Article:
Apply to KAUST
Moving to KAUST
Search for Jobs
Ph.D. student Amal Mohammed Alamri was selected as a finalist in the July 2018 IEEE nanoArt Competition, part of the 18th IEEE International Conference on Nanotechnology. Alamri is shown here on the KAUST campus. File photo.
-By Tanya Petersen, KAUST News
KAUST Ph.D. student Amal Mohammed Alamri, who works in the University's Nano Energy Lab under the guidance of Associate Professor Jr-Hau He, was selected as a finalist in the July 2018 IEEE nanoArt Competition in Cork, Ireland. The competition was part of the 18th IEEE International Conference on Nanotechnology (IEEE NANO 2018) in Cork, which took place from July 23 to 26, 2018.
As a finalist, Alamri's work was displayed in a three-day exhibition at University College Cork and in Cork's Crawford/CIT Gallery.
Alamri's IEEE Nano paper entitled "Photonic Single Crystal Heterostructures based on Perovskites/Molybdenum disulfide" was also accepted for presentation at the 2018 conference.
An example of KAUST Ph.D. student Amal Mohammed Alamri's nanotechnology work is shown here. Image courtesy of Amal Mohammed Alamri.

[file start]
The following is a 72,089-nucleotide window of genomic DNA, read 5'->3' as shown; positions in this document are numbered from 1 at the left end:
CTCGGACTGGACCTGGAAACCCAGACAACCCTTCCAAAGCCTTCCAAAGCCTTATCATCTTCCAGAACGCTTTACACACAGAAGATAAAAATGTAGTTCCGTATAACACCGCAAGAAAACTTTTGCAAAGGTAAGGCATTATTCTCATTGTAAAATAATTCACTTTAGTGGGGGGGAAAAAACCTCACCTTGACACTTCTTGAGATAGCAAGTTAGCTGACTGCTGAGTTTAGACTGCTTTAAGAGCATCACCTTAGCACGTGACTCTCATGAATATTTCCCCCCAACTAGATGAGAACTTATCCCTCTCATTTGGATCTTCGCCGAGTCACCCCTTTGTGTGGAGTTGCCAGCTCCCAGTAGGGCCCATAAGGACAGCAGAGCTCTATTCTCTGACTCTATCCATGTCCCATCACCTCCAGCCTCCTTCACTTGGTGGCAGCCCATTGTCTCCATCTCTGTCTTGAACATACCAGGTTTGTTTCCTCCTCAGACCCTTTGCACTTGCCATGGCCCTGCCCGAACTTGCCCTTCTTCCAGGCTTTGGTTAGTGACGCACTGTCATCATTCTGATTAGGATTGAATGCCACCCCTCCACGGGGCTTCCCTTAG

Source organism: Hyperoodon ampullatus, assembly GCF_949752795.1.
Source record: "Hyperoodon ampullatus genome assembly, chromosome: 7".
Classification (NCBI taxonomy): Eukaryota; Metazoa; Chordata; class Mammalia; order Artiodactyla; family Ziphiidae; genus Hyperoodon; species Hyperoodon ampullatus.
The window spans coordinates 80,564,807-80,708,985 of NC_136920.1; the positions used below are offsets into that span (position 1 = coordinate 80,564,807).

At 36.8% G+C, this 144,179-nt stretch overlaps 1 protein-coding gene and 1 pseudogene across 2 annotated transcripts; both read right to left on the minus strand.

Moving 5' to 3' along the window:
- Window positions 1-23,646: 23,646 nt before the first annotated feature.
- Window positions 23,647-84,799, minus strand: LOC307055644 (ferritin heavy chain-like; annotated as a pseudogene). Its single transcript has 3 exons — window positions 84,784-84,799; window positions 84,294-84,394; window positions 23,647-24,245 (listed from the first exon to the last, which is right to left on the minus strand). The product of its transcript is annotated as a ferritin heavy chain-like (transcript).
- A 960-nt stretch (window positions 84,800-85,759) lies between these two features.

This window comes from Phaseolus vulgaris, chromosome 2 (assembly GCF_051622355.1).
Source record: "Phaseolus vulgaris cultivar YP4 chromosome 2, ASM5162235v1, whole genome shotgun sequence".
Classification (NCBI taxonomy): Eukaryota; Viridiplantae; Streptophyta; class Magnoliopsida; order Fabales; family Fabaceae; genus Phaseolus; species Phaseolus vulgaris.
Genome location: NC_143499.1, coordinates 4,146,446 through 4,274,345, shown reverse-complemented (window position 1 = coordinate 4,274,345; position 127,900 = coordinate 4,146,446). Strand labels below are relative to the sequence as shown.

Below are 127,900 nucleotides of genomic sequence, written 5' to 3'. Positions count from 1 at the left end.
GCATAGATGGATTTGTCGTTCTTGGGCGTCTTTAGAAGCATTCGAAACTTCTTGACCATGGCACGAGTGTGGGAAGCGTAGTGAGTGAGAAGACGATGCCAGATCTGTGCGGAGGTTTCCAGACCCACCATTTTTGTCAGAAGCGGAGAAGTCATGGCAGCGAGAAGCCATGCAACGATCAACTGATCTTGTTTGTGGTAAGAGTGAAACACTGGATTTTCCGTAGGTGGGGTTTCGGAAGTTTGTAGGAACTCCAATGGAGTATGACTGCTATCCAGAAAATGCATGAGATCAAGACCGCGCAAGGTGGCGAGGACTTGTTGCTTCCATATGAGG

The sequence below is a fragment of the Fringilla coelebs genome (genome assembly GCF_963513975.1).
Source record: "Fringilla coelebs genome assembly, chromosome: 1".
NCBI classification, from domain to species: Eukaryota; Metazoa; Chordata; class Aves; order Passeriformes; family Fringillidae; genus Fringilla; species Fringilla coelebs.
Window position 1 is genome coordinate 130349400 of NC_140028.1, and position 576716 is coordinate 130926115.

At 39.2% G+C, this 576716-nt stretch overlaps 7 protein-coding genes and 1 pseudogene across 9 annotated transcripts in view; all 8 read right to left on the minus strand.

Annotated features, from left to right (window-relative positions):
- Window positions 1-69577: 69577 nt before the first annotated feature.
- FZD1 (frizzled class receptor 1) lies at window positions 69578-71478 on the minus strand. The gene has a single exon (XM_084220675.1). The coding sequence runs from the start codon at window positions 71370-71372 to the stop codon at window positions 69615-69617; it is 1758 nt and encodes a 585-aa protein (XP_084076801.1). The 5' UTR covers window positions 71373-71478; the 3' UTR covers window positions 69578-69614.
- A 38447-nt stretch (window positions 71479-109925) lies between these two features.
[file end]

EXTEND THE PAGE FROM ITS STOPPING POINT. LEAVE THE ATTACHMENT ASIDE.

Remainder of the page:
"It was a golden opportunity to participate as a speaker at IEEE NANO 2018 and a great plus that my image was displayed as a finalist in the nanoArt Competition," Alamri said. "It demonstrates a new way of stacking the n-type MoS2 single crystal with p-type perovskite CH3NH3PbBr3 single crystal in the vertical direction, enabling us to p–n diode."
KAUST Ph.D. student Amal Mohammed Alamri attended the July 2018 18th IEEE International Conference on Nanotechnology in Ireland. Photo courtesy of Amal Mohammed Alamri.
"2D materials and perovskites have attracted extensive research interest in recent years because of their excellent optical-electronic properties. The main objective of our project is to develop printed photodetectors with flexible, thin and transparent features. These could be used in several electronic applications, such as [in] visible light communication or [in] bio-medical equipment," she explained.
"Through my solar energy research, I want to engineer a product from start to finish that can assist us in our daily lives," Alamri noted.